In most cases, a modern client can simply be imagined as a portal for viewing and operating on a graph context. I don’t need any of the things you describe separated from Dgraph for my architecture that I’m confident can model practically anything I want to put on a graph and scale cross-platform to billions (Flutter + Bloc + Dgraph). Rather, you double my workload by forcing the separation, and drastically increase the business surface for errors.

Further, the things you advocate for separating have incremental value when built on top of GraphQL semantics. If you’re claiming that you can give me the same @auth flexibility without defining a duplicate semantic form that maps precisely to the schema…I just don’t believe you. Having the annotation in-schema gives me the confidence to deploy a single secure context that can be accessed by different apps with vastly different auth needs.

So I feel like this is separation-of-concerns gone wrong. I think a lot of the practical argument depends on imagining failure cases that Dgraph already solves for. And as a result, advocating for a migration of logic to the shoulders of the developer makes ‘engineering’ sense by following some arbitrary heuristics…but in this case I don’t think it leads to more elegant or more powerful systems. Dgraph is about user experience and maximized leverage, just as it should be.

If you can come up with some sound example schemas and views that you think require more sophisticated logical separation between the query and data layers, I’d love to give them some thought.

Hi @CosmicPangolin1 thanks a lot for putting your thoughts together.

However i think that there is a miss understanding here, I’m not criticizing the DGraph approach of using the GraphQL language. But what i’m criticising is the /graphql endpoint. Especially the fact that the auto-generated GraphQL compliant server doesn’t provide enough flexibility to model my own inputs / outputs and custom operations against it.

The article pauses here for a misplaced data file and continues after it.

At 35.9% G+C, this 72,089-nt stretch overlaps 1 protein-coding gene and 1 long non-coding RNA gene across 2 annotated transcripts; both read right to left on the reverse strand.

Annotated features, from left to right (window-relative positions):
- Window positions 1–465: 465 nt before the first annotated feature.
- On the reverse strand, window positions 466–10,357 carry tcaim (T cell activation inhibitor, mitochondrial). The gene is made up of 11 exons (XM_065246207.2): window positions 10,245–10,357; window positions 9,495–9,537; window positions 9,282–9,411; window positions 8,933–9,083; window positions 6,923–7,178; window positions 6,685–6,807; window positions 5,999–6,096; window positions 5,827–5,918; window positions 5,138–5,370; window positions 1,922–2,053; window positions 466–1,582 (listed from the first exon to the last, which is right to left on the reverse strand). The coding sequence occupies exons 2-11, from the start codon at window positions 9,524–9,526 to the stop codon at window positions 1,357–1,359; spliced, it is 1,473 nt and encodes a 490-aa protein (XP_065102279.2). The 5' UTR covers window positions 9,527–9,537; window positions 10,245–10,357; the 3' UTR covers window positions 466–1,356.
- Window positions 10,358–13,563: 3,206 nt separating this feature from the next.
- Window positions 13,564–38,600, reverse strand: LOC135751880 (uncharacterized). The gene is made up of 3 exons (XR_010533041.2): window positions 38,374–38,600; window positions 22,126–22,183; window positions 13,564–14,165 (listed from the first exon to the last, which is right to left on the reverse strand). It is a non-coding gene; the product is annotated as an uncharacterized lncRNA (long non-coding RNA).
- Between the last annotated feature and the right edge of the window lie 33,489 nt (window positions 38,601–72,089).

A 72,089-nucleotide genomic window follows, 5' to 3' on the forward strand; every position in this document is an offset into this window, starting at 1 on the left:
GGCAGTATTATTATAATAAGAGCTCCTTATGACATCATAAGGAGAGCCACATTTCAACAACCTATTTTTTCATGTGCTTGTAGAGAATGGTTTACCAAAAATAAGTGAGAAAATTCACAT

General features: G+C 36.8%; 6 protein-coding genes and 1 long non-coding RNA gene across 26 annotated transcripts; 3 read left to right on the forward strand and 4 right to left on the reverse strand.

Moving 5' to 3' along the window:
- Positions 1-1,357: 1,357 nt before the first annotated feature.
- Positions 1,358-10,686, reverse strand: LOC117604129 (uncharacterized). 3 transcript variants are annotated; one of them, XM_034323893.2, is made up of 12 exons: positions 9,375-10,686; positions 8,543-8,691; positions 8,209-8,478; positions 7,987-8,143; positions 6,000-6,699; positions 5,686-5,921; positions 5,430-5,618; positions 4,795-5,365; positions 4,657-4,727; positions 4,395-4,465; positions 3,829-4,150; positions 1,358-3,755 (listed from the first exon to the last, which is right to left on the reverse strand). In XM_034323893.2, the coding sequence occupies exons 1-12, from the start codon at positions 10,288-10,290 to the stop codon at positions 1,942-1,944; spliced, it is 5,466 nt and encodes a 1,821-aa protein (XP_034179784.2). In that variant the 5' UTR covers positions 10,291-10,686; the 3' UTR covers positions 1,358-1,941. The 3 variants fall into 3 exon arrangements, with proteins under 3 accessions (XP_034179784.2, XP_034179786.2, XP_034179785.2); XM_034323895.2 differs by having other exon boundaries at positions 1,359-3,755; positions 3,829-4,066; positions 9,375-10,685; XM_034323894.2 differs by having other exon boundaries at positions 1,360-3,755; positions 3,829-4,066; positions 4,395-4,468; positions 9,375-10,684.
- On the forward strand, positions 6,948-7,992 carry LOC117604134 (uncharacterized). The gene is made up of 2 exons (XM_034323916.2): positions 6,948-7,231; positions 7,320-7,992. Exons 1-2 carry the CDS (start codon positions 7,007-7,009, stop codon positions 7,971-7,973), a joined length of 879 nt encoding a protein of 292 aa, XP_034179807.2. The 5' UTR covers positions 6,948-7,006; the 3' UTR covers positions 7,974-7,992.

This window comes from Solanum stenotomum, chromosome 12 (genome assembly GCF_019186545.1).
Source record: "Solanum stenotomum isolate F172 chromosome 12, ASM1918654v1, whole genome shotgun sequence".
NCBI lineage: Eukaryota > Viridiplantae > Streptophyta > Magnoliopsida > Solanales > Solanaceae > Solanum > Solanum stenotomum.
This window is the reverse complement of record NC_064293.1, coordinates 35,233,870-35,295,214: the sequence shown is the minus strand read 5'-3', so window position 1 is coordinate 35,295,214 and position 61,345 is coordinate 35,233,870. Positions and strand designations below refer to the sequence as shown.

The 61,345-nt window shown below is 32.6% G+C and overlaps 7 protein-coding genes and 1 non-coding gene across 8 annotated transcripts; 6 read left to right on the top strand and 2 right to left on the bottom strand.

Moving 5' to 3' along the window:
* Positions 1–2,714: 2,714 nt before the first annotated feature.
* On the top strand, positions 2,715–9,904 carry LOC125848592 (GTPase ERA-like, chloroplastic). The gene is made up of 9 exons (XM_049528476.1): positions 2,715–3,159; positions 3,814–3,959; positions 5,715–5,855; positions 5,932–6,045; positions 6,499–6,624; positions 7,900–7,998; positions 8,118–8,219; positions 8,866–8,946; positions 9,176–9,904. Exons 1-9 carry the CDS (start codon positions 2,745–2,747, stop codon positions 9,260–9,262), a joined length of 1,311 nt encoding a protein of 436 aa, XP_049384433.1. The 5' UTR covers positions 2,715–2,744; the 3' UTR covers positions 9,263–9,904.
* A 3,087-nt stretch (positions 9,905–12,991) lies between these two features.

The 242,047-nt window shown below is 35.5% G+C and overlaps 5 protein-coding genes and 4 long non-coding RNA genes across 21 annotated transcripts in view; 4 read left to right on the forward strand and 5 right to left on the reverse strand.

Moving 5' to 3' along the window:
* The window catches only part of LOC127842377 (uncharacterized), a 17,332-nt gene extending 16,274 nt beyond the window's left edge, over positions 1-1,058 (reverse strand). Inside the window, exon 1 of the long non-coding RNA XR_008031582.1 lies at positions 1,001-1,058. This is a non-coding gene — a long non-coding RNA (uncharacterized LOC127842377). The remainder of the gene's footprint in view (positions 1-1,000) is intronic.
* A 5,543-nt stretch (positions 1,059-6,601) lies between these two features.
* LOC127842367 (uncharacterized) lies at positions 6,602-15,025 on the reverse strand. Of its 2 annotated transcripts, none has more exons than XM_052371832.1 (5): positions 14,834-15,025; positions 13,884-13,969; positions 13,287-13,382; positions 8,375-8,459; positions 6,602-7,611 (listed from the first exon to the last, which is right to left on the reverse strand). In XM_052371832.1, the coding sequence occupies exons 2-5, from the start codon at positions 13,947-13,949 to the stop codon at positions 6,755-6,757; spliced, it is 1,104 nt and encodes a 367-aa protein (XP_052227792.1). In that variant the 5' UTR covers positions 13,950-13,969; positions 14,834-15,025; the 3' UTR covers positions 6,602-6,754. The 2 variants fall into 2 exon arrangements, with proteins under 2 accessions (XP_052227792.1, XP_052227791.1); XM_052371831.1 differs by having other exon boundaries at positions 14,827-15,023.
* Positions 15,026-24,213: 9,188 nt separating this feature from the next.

The main point is that having a client directly consuming the GraphQL API exposed by DGraph it’s just not realistically doable (see the points i mention above) if not for prototyping or for a pet project

Practically everything you suggest has outlier value and can already be engineered on top of Dgraph just as easily regardless of Dgraph hosting the minimal schema api. Of course you should be able to build an intermediate graph layer involving more business logic if you so choose

Yes, that’s completely right! Everything can be already engineered on top of DGraph.
The essence of this post is trying to understand how to best achieve this intermediate graph layer involving more business logic and maybe having this approach embedded into DGraph itself.

However i can guarantee, that you always want to have more business logic especially for validation / sanitisation, storing derivate fields etc…

If i’m go plain GraphQL+ Dgraph I would lose a lot of the automatic query plans i get with the current implementation.

I don’t disagree to the fact that the GQL schema and DGraph Schema is almost certainly a 1:1 mapping of types. I’m ok with it. The main point is to provide a way of customising the CRUD operation and add business logic around it.